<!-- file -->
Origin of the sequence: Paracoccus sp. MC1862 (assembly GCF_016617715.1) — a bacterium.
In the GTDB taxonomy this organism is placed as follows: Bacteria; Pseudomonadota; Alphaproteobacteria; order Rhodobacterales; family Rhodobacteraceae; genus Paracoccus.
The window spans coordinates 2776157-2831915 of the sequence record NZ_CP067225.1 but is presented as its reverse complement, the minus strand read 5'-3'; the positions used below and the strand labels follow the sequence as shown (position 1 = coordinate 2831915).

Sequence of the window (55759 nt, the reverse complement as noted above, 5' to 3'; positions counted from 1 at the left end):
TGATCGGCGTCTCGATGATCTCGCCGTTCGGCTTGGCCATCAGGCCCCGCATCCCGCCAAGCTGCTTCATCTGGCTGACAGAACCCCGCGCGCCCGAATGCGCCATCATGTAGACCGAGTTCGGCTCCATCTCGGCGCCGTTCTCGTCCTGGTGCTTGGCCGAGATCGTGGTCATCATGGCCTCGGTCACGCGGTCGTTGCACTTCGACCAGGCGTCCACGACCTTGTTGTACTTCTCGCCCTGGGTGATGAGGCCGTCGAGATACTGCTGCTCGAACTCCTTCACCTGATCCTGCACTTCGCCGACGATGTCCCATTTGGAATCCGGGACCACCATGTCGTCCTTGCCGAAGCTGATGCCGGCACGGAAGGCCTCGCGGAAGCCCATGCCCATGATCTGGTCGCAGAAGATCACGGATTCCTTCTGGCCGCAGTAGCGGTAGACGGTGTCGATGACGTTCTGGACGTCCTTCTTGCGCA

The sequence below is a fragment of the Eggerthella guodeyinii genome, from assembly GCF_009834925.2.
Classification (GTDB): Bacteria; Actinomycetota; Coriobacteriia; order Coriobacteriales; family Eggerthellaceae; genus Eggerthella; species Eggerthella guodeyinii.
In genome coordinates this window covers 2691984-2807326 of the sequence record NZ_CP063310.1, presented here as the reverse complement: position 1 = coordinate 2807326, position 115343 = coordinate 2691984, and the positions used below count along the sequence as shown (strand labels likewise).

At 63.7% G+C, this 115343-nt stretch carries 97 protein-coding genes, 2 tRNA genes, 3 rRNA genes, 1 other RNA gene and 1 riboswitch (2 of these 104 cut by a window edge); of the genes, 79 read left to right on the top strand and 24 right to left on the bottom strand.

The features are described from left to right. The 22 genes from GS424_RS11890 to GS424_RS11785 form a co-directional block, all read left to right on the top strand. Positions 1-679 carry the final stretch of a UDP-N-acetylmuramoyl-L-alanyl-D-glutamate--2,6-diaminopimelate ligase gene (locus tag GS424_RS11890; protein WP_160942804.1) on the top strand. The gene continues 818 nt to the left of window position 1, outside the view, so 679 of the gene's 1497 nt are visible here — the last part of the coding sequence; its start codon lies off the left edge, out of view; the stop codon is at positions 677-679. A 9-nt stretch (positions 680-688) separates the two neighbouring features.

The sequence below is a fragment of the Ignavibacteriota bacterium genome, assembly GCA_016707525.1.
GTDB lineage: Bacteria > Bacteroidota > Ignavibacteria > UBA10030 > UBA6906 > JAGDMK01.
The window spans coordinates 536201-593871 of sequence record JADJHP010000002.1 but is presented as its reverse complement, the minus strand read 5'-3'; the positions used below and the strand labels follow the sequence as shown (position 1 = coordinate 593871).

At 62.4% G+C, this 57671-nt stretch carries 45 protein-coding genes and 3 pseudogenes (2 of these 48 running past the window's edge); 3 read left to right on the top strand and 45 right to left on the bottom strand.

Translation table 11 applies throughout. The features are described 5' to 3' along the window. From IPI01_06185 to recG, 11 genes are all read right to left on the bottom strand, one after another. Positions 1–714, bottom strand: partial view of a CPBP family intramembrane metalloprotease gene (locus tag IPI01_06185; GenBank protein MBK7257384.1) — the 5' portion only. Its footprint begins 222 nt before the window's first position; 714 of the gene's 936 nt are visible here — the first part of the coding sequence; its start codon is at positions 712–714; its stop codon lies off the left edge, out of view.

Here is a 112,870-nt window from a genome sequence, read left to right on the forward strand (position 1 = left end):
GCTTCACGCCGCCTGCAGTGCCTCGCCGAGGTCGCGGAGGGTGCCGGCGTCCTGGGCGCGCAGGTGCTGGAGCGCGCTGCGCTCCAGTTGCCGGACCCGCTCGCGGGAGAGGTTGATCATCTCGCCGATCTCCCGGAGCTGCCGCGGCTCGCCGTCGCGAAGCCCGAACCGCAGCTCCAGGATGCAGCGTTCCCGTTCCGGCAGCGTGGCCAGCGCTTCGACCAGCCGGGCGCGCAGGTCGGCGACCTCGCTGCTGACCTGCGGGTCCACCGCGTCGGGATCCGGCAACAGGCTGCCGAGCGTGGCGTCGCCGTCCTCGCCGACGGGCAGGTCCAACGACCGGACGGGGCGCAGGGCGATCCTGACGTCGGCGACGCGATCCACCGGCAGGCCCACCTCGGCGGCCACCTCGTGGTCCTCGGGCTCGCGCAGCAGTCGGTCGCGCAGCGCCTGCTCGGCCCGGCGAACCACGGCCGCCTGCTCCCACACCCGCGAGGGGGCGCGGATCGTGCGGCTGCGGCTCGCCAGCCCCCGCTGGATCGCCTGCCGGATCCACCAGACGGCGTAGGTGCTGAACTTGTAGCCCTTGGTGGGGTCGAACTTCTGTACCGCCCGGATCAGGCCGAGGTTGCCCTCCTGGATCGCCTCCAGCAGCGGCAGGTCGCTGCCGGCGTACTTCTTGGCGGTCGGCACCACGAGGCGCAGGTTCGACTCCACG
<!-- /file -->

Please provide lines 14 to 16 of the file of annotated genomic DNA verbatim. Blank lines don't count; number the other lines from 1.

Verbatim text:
At 62.4% G+C, this 57671-nt stretch carries 45 protein-coding genes and 3 pseudogenes (2 of these 48 running past the window's edge); 3 read left to right on the top strand and 45 right to left on the bottom strand.

Translation table 11 applies throughout. The features are described 5' to 3' along the window. From IPI01_06185 to recG, 11 genes are all read right to left on the bottom strand, one after another. Positions 1–714, bottom strand: partial view of a CPBP family intramembrane metalloprotease gene (locus tag IPI01_06185; GenBank protein MBK7257384.1) — the 5' portion only. Its footprint begins 222 nt before the window's first position; 714 of the gene's 936 nt are visible here — the first part of the coding sequence; its start codon is at positions 712–714; its stop codon lies off the left edge, out of view.

Here is a 112,870-nt window from a genome sequence, read left to right on the forward strand (position 1 = left end):